The Kentucky General Assembly stands in recess as lawmakers hash out compromises in several conference committees.
The journalists on this weekend’s Comment on Kentucky discussed the uncertain fate of several bills as the 2015 legislative session winds down. The veto period continues through this week before lawmakers return on March 23 and 24 for their last days of work.
Policy differences and authorship credit have stymied efforts to reach a compromise on anti-heroin legislation, according to Kevin Wheatley of cn|2. Senators rejected House Bill 213 provisions for local-option needle exchange programs and tiered levels of jail time for drug traffickers. House members opposed the tougher sentencing provisions in Senate Bill 5. Plus, some Democrats opposed crediting the Senate measure to sponsor Sen. Chris McDaniel, who is a Republican candidate for lieutenant governor.
Wheatley says the House took most of its original provisions and integrated them into an unrelated measure, Senate Bill 192, which is now before a conference committee to negotiate a final compromise.
But Jack Brammer of the Lexington Herald-Leader warns that a new amendment added by the House may cause problems. He says a provision to allocate $10 million for treatment programs was promoted by Rep. Sannie Overly (D-Paris), who is also a candidate for lieutenant governor. Brammer says credit for Overly in the compromise bill may become a bargaining chip in the negotiations.
Rescuing the Road Fund
The winter snows have melted to reveal a plethora of potholes in Kentucky roads. With dwindling gas-tax revenues going into the road fund, transportation officials worry they won’t have enough money for those repairs as well as other maintenance and building projects.
Wheatley says a conference committee formed to address a general taxation measure could also take up the road fund problem. He says that conference panel includes Senate Transportation Committee Chair Ernie Harris (R-Prospect) as well as House and Senate budget panel members who handle transportation issues. Wheatley reports that Gov. Steve Beshear has also been involved in the back-channel negotiations on the issue.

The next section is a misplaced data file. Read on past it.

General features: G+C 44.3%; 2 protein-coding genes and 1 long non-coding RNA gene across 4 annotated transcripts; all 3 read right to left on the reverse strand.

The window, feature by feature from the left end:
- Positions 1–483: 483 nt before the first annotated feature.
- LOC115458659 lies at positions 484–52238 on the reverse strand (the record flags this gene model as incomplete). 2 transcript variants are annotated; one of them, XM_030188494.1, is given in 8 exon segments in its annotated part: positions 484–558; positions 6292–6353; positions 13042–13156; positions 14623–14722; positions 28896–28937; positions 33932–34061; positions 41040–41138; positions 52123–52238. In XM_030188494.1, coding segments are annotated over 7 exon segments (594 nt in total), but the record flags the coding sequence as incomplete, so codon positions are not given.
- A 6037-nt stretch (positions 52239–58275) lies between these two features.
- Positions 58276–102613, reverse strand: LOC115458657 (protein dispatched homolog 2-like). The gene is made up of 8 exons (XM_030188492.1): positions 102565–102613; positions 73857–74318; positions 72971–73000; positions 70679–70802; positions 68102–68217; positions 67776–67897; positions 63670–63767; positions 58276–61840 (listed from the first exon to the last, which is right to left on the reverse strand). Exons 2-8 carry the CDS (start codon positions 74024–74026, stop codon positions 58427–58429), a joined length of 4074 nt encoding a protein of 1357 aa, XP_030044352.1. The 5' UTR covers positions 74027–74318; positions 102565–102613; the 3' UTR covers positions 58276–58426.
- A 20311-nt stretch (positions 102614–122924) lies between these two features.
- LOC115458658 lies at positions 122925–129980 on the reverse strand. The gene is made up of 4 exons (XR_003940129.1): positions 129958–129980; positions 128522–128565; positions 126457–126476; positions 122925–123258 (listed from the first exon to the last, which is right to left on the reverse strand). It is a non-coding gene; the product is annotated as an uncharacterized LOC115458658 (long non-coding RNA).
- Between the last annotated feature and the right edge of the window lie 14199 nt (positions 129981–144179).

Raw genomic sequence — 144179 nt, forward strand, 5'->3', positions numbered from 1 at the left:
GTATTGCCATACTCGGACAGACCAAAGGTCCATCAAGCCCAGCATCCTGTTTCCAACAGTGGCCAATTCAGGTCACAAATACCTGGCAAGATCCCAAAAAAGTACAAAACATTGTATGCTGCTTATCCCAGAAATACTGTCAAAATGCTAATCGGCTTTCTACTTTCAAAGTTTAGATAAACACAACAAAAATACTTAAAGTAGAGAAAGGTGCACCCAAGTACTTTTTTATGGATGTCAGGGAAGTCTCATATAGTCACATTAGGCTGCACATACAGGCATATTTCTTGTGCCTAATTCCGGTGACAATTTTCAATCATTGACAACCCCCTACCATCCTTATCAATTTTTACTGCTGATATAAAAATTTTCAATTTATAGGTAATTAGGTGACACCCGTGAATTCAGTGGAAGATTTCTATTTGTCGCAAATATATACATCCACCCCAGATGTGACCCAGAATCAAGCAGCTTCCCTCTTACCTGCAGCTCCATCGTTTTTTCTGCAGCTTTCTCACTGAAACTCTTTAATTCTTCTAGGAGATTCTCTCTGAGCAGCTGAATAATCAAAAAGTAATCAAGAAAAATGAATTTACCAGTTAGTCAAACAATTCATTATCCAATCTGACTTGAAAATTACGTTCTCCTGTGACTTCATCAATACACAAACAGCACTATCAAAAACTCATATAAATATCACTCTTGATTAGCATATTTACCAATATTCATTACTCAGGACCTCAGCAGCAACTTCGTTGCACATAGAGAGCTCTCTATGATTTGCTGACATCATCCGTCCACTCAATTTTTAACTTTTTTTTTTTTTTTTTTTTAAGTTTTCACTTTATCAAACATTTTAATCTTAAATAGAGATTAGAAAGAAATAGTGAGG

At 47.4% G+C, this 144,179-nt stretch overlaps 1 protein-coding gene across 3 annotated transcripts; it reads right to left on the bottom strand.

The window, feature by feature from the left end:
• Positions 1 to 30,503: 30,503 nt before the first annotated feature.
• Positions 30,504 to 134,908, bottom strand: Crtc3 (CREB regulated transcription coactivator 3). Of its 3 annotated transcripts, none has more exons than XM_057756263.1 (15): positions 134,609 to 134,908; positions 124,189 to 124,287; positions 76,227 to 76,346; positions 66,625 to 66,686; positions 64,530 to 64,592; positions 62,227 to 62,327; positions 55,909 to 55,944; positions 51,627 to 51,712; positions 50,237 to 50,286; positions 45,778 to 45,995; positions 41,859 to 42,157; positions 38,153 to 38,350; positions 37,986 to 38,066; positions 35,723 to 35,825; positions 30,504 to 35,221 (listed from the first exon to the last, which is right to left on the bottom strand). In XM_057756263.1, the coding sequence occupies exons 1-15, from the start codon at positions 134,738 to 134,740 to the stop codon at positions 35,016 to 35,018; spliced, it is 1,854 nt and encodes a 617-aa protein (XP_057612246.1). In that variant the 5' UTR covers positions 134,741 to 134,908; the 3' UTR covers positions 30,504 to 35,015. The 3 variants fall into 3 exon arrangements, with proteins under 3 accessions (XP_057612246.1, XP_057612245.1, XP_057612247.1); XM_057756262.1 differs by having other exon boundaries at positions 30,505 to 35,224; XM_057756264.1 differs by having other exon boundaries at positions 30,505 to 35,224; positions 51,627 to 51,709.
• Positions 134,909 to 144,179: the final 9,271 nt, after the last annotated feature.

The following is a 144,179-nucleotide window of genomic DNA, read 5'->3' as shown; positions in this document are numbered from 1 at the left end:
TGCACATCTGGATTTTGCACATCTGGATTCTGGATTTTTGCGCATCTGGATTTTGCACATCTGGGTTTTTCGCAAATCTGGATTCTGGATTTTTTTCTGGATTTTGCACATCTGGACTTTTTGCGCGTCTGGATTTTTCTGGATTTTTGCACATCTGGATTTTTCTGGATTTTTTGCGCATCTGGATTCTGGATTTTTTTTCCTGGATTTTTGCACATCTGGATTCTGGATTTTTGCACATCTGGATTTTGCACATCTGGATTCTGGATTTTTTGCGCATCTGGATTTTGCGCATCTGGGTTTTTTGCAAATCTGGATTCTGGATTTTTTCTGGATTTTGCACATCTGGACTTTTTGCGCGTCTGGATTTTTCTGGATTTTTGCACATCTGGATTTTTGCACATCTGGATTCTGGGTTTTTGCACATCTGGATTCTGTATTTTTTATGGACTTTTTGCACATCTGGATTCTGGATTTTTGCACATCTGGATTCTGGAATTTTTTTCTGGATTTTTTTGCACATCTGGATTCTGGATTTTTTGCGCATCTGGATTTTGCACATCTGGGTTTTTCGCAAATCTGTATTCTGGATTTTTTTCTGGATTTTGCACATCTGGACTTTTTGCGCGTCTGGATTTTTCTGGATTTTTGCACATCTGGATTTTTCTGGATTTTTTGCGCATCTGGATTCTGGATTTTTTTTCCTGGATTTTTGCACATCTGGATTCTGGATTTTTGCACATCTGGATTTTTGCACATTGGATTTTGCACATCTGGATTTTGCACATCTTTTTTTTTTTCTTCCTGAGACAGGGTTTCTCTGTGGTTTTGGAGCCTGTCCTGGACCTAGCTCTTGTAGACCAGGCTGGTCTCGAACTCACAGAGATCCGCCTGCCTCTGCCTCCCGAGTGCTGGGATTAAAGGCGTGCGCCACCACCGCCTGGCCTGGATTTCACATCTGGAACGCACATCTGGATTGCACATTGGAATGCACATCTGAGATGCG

Jack Brammer adds that Beshear could help the road-fund cause by telling lawmakers the specific projects the state won’t be able to fund in their districts without a change to the gas tax formula. Brammer says legislators want those projects but don’t want to be associated with any potential tax increase.
Other Legislative Measures
A measure to enable school districts to waive some days missed due to snow awaits the governor’s signature. Kevin Wheatley says schools will be allowed to extend daily classroom hours and stay open on primary election day, if they don’t host a polling place. Those districts that don’t reach the instructional-hour minimum by June 5 could petition to have the remaining time waived.
Jack Brammer says he expects bills concerning dating violence and teacher pensions to pass in some form by the end of the session. He reports the pension measure will likely embody the review of the Kentucky Teachers’ Retirement System pushed by the Senate, rather than the $3.3 billion bonding plan proposed by the House.
Kentucky Governor’s Race
The latest Bluegrass Poll shows Louisville businessman Hal Heiner with an 8-point lead over his Republican gubernatorial opponents. Joseph Gerth of the Louisville Courier-Journal says Heiner has invested $1.1 million in statewide television ads that have aired over the past six weeks.
Agriculture Commissioner James Comer and former Senate candidate Matt Bevin are tied at 20 percent of likely voters. Gerth says Comer has only spent about $100,000 for campaign ads. Instead, Comer is using county courthouse visits to build his ground organization.
Trailing in fourth among the GOP contenders is former state Supreme Court Justice Will T. Scott at 8 percent. Gerth says Scott hopes to boost his profile with a skydiving stunt today to bring attention to his plan to help military veterans.
The poll also found Democratic candidate Jack Conway leading the four Republican hopefuls – but barely. Gerth says Conway leads Heiner by 3 points and Comer by 2 points. But Gerth warns that Conway will have a tougher time maintaining that lead after Republicans pick their nominee in May.
The opinions expressed on Comment on Kentucky and in this program synopsis are the responsibility of the participants and do not necessarily reflect those of KET.